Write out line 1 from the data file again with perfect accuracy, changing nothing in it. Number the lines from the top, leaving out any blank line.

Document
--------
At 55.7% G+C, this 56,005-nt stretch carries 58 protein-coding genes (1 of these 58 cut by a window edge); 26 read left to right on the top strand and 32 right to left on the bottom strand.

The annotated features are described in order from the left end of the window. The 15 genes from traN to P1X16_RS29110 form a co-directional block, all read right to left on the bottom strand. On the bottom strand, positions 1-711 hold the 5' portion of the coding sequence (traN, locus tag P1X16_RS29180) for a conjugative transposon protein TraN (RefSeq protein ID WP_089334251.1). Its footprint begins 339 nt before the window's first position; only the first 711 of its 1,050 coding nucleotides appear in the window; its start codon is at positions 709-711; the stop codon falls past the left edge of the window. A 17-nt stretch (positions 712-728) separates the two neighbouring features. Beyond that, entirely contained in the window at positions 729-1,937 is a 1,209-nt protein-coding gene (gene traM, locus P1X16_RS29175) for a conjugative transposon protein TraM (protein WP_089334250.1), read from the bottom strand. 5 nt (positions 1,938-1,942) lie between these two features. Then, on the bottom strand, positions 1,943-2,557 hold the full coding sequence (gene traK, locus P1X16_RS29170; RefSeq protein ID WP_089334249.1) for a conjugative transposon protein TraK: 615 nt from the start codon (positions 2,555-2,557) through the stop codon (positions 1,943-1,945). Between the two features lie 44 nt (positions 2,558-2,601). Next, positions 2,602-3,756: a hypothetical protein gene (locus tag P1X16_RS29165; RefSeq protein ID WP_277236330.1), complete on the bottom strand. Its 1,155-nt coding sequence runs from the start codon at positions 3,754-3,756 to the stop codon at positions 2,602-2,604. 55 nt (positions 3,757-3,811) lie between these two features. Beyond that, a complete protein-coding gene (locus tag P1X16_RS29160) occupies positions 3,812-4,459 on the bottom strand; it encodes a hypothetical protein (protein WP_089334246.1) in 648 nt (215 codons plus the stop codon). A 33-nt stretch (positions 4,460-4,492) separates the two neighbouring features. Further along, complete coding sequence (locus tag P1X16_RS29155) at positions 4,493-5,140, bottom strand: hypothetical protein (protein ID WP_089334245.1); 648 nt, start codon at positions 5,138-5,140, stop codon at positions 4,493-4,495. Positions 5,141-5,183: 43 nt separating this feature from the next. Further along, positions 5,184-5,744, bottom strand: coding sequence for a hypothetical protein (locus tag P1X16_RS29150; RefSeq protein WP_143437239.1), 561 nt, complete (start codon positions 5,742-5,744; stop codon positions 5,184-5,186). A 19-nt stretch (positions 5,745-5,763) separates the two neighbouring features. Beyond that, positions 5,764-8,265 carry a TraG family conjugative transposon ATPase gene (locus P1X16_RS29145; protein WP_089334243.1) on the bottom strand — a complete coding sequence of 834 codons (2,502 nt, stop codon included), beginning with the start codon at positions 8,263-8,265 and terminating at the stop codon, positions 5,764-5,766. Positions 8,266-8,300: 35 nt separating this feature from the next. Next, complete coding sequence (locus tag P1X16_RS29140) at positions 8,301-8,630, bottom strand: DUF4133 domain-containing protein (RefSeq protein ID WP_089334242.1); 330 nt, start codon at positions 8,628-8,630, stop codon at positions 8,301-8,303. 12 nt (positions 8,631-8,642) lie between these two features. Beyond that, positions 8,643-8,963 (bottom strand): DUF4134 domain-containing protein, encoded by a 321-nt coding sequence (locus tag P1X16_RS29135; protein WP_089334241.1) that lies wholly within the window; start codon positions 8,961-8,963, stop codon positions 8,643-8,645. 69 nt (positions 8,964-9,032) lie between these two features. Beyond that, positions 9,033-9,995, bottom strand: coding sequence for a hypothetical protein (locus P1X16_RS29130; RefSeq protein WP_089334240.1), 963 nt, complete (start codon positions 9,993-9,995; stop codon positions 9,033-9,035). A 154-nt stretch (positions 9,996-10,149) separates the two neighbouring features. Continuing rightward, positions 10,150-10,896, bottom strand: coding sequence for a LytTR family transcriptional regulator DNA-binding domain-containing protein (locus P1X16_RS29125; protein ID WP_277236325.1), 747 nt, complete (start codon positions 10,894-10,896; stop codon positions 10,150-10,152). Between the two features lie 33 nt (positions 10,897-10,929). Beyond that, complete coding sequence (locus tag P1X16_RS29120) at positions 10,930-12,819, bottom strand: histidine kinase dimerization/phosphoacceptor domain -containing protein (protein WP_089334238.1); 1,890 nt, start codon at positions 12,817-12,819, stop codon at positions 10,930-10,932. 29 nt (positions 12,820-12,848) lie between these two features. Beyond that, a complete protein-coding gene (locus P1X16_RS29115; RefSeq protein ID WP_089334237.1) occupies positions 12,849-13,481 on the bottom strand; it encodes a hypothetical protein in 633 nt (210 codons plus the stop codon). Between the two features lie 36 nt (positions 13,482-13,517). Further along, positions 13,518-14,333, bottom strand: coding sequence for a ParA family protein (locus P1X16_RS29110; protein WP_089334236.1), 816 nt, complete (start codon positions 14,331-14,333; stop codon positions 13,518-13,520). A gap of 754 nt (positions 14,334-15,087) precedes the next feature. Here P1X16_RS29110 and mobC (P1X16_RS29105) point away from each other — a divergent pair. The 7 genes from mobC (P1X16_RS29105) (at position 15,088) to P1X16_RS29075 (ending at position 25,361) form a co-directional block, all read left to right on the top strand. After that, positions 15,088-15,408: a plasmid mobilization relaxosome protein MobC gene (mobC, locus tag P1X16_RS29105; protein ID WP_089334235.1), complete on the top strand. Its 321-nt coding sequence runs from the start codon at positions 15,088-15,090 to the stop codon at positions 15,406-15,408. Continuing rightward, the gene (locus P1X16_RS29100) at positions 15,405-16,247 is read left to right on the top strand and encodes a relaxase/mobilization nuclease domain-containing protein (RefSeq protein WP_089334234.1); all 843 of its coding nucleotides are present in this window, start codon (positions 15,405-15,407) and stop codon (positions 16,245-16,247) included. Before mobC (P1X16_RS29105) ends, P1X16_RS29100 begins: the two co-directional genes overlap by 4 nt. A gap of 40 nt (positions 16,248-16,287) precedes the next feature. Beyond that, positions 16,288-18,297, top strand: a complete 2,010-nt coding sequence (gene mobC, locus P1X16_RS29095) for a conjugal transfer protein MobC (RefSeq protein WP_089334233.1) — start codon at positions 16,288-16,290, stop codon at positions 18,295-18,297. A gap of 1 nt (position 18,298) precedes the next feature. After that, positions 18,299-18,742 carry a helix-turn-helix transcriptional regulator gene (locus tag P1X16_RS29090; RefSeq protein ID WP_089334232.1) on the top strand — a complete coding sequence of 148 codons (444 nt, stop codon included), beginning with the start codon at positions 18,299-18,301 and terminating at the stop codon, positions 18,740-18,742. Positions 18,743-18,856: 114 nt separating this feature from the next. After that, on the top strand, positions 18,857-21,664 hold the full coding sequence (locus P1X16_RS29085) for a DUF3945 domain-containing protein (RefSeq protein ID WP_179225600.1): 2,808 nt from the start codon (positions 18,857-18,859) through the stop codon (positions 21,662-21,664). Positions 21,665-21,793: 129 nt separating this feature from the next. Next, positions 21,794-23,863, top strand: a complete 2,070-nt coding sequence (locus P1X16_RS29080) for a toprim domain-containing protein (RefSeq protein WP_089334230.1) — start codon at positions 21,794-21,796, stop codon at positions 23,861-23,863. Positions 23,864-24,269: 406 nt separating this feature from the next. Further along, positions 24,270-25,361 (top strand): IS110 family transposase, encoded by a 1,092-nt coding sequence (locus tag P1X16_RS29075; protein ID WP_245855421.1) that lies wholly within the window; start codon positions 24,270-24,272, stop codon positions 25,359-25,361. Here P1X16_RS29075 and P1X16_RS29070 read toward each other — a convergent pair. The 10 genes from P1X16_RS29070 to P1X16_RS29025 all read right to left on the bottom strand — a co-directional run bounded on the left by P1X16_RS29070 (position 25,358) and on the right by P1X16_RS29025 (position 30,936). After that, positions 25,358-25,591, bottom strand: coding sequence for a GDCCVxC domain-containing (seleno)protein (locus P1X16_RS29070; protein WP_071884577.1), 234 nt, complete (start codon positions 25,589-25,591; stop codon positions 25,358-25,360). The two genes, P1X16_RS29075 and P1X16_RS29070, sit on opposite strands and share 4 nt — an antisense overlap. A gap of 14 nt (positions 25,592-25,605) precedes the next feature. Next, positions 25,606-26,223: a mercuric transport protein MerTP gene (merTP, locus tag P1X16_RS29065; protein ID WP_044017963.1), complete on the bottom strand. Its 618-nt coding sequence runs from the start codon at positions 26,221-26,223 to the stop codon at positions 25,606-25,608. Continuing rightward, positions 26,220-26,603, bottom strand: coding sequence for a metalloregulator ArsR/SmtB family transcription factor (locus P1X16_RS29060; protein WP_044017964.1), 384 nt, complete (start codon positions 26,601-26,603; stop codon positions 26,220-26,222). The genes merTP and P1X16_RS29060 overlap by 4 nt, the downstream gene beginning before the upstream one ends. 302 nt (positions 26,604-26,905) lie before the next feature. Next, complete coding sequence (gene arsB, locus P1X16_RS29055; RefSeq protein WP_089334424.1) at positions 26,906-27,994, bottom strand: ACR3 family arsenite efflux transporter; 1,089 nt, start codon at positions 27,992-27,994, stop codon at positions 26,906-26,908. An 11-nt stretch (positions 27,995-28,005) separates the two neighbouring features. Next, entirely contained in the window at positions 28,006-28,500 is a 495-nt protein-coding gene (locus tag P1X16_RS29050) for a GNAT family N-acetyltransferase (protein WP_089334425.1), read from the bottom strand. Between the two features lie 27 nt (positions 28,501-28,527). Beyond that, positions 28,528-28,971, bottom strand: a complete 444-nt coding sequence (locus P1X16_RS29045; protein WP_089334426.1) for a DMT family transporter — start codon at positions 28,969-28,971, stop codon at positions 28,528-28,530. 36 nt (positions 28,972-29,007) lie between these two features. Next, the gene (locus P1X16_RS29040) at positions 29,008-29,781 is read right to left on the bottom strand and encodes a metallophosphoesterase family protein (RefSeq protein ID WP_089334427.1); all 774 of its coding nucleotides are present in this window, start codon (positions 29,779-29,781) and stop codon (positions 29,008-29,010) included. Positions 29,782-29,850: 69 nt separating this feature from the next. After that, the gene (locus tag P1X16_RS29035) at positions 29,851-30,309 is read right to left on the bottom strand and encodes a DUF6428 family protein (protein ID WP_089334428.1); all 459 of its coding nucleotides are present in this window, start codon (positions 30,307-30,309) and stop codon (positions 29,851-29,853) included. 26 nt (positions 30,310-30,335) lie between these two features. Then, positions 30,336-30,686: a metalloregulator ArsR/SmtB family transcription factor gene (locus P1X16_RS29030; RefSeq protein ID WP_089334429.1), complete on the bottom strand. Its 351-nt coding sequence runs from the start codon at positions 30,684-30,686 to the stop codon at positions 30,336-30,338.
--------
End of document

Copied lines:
At 55.7% G+C, this 56,005-nt stretch carries 58 protein-coding genes (1 of these 58 cut by a window edge); 26 read left to right on the top strand and 32 right to left on the bottom strand.